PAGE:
3. unified administrative control of corporations whose business functions are similar or supplementary;
4. directors and officers of one corporation act independently in the interest of that corporation;
5. corporation financing another corporation;
6. inadequate capitalization (“thin incorporation”);
7. corporation causing the incorporation of another affiliated corporation;
8. corporation paying the salaries and other expenses or losses of another corporation;
9. receiving no business other than that given to it by its affiliated corporations;
10. corporation using the property of another corporation as its own;
11. noncompliance with corporate formalities;
12. common employees;
13. services rendered by the employees of one corporation on behalf of another corporation;
14. common offices;
15. centralized accounting;
16. undocumented transfer of funds between corporations;
17. unclear allocation of profits and losses between corporations; and
18. excessive fragmentation of a single enterprise into separate corporations.
In Re: New Orleans Train Car Leakage, 690 So.2d 255, 257 (La.App. 4 Cir.1997)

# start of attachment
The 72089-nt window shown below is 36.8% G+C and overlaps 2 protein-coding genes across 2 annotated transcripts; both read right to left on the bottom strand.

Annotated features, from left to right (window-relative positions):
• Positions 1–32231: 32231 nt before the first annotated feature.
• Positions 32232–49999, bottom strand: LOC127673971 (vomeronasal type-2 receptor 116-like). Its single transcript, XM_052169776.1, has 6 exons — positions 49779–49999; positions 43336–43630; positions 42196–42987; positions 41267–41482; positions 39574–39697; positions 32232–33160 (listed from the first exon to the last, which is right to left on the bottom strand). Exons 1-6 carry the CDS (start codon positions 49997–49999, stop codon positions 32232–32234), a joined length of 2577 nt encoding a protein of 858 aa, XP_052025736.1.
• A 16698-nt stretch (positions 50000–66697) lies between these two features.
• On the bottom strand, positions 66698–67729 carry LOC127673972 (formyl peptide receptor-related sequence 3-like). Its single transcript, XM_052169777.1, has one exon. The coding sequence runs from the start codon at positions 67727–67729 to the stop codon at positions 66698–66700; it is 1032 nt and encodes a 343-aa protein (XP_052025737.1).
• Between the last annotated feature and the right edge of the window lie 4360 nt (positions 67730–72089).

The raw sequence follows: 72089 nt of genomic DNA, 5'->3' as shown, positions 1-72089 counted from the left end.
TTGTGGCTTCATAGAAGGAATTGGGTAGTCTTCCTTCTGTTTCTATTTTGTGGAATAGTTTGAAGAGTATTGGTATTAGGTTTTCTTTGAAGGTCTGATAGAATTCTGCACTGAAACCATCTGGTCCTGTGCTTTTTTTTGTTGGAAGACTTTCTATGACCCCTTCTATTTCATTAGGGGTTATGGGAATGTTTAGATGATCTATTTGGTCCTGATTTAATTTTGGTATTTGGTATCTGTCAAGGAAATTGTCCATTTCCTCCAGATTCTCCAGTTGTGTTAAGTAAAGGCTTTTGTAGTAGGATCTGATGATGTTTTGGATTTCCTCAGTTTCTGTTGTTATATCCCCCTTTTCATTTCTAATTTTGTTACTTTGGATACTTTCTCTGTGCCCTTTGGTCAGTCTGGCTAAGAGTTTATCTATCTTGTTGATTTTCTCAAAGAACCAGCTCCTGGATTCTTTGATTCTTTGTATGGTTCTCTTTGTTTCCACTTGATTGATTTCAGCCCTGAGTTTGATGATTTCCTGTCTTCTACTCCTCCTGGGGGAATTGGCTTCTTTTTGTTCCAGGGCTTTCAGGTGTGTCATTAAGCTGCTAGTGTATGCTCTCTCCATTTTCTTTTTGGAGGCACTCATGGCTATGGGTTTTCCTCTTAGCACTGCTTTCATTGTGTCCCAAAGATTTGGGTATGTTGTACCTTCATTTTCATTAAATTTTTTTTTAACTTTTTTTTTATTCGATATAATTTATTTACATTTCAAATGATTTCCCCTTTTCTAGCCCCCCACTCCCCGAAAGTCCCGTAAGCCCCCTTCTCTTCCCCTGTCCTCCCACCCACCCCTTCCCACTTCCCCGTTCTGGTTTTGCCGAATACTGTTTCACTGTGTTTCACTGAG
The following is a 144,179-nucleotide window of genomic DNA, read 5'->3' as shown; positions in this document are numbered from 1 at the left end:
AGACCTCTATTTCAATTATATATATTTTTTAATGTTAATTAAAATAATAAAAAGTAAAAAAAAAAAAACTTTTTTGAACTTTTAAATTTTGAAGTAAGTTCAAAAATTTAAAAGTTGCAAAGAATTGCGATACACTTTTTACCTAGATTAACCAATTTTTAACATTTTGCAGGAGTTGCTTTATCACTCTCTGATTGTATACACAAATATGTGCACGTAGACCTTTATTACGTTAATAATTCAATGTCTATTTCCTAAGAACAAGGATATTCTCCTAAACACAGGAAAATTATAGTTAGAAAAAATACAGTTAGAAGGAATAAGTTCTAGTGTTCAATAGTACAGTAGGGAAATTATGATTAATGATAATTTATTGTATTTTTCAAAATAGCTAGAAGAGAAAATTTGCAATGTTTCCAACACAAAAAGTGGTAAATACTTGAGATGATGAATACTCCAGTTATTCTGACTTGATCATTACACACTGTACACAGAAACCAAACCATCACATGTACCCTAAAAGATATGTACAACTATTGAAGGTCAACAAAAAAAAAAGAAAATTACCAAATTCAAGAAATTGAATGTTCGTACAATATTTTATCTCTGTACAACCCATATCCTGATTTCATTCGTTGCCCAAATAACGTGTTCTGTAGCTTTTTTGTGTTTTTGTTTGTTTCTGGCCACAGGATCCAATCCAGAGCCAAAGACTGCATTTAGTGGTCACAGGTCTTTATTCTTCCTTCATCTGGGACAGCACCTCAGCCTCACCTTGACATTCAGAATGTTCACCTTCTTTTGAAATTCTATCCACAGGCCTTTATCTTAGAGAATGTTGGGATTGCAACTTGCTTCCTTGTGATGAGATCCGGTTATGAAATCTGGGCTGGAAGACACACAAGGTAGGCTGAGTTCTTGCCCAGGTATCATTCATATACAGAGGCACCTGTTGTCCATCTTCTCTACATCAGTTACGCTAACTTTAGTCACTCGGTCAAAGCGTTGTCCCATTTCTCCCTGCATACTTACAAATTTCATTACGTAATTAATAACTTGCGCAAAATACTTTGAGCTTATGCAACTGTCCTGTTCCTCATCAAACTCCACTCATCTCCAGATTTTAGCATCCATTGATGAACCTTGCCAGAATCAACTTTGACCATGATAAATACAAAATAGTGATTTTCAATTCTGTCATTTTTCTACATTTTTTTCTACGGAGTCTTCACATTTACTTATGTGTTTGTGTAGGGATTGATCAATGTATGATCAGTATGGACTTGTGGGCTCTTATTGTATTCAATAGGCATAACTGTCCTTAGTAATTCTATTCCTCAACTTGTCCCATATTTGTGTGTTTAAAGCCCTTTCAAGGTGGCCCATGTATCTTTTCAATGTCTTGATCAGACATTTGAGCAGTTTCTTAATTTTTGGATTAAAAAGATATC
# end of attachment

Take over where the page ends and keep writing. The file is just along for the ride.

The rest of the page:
This list is illustrative and is not intended as an exhaustive list of relevant factors. No one factor is dispositive of the issue of “single business enterprise.” Id. Thus, inferably, it is not required that every factor of the list be satisfied to justify a finding of a “single business enterprise.”
Considering the factors, the record contains sufficient evidence for the district court to have found that the affiliated entities operated a single business enterprise. In its Reasons for Judgment, the district court effectively summarized the relationship of the entities, and provided a sound basis for its decision by stating the following: